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Bilinear interpolation of images - Chad Jarvis - 2013-02-05 |

Bilinear interpolation of images - Agner - 2013-02-06 |

Bilinear interpolation of images - Chad Jarvis - 2013-02-07 |

Bilinear interpolation of images |
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Author: | Date: 2013-02-05 05:56 |

Hi. I have implemented bilinear interpolation of images in C++ on the CPU. I found a blog that does this with SSE2 and SSE3 instructions which gives the fastest results. fastcpp.blogspot.no/2011/06/bilinear-pixel-interpolation-using-sse.html#comment-form I have tried to implement the same code using the vector class. However, the speed is less than I hoped for compared to the SSE native code on the blog. In fact using fixed point math is even faster than my code with the vectorclass. I thought you might be interested to see what I have done and perhaps you have some comments to improve my code. Below follows my implementation of GetPixelSSE and GitPixelSSE3 functions on the fastcpp blog. inline Vec4f CalcWeights_vector(float x, float y) { return w_x * w_y; int GetPixelSSE(const int* data, float u, float v, const int src_width, const int src_height, Vec4f& weights) { p12x.load(&data[0]); Vec8us p12 = extend_low(p12x); Vec8us L1234 = w12*p12 + w34*p34; int GetPixelSSE3(const int* data, float u, float v, const int src_width, const int src_height, Vec4f& weights) { Vec4ui redv = extend_low(rg); //no mm_madd in vectorclass |

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Bilinear interpolation of images |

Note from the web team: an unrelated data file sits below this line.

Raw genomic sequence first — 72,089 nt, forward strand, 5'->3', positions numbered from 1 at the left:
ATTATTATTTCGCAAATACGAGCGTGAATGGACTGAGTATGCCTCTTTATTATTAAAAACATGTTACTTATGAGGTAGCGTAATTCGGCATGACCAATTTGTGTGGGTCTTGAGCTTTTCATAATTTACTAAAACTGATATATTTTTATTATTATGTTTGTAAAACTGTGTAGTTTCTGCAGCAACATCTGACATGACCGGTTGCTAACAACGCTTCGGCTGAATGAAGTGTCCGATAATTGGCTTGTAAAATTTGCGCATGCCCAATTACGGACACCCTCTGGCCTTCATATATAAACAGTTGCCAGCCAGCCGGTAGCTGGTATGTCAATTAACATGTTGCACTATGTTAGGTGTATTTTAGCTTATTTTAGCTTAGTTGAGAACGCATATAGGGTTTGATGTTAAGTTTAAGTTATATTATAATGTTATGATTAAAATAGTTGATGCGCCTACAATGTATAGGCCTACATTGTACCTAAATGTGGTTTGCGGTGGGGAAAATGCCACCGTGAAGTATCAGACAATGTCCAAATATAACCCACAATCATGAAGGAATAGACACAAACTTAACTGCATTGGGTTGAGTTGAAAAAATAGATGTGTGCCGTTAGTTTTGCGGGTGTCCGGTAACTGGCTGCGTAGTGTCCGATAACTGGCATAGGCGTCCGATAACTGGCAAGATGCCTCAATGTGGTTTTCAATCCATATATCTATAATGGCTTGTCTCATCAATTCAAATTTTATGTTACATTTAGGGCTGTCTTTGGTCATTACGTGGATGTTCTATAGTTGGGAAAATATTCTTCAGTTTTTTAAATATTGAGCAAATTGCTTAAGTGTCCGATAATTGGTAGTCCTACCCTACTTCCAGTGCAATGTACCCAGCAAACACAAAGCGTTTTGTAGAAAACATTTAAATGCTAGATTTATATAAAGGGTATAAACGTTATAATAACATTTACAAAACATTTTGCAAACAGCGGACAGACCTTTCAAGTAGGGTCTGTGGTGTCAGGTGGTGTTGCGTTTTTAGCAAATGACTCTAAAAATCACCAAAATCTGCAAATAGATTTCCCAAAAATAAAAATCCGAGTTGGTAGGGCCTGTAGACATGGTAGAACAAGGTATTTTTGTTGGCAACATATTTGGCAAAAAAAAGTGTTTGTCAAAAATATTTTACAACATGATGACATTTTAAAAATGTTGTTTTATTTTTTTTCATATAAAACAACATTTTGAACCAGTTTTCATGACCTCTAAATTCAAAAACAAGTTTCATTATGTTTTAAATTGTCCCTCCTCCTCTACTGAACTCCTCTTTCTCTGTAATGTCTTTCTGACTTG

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Author: Agner | Date: 2013-02-06 00:11 |

Chad Jarvis wrote:I have implemented bilinear interpolation of images in C++Your code spends most of the time moving data around and converting between float, 8-bit, 16-bit and 32-bit integers. You may think about whether the data can be organized differently so that you don't need so much moving around, reordering and conversion. Your functions return a single pixel. You may think about whether the data can be organized so that you keep everything in vectors and return a vector of multiple pixels, if this can reduce the number of conversions. Division by 256 can be done faster by (unsigned) shift right by 8. (Or divide by const_uint(256)). You should add red, green and blue before doing the horizontal add, so that you only need one horizontal add. |

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Bilinear interpolation of images |
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Author: | Date: 2013-02-07 04:32 |

I manged to optimize the code some more and now it's almost as fast as the intrinsic code. I changed "L1234/=256 first to L1234/=const_uint(256)" and finally to "L1234>>8". That was the first big improvement but the next one was unexpected. I changed most vectors from unsigned to sign and used "compress_unsaturated" instead of "compress". I figured this out by looking at "vectori128.h" and the intrinsic code. Compress_unsaturated on signed vectors only uses one instruction (the same as the intrinsic code) whereas compress uses at least three. Compress_unsaturated on unsigned uses many more. In your manual you write for the efficiency of compress_unsaturated "medium (worse than compress in most cases)". I don't understand this because for signed integer based vectors (Vec4i, Vec8s, Vec16c) compress_unsaturated is simpler and faster. Below is the code that gets closest to the intrinsic code. int GetPixelSSE(const int* data, float u, float v, const int src_width, const int src_height, Vec4f& weights) { p12x.load(&data[0]); Vec8s p12 = extend_low(p12x); Vec8s L1234 = w12*p12 + w34*p34; |

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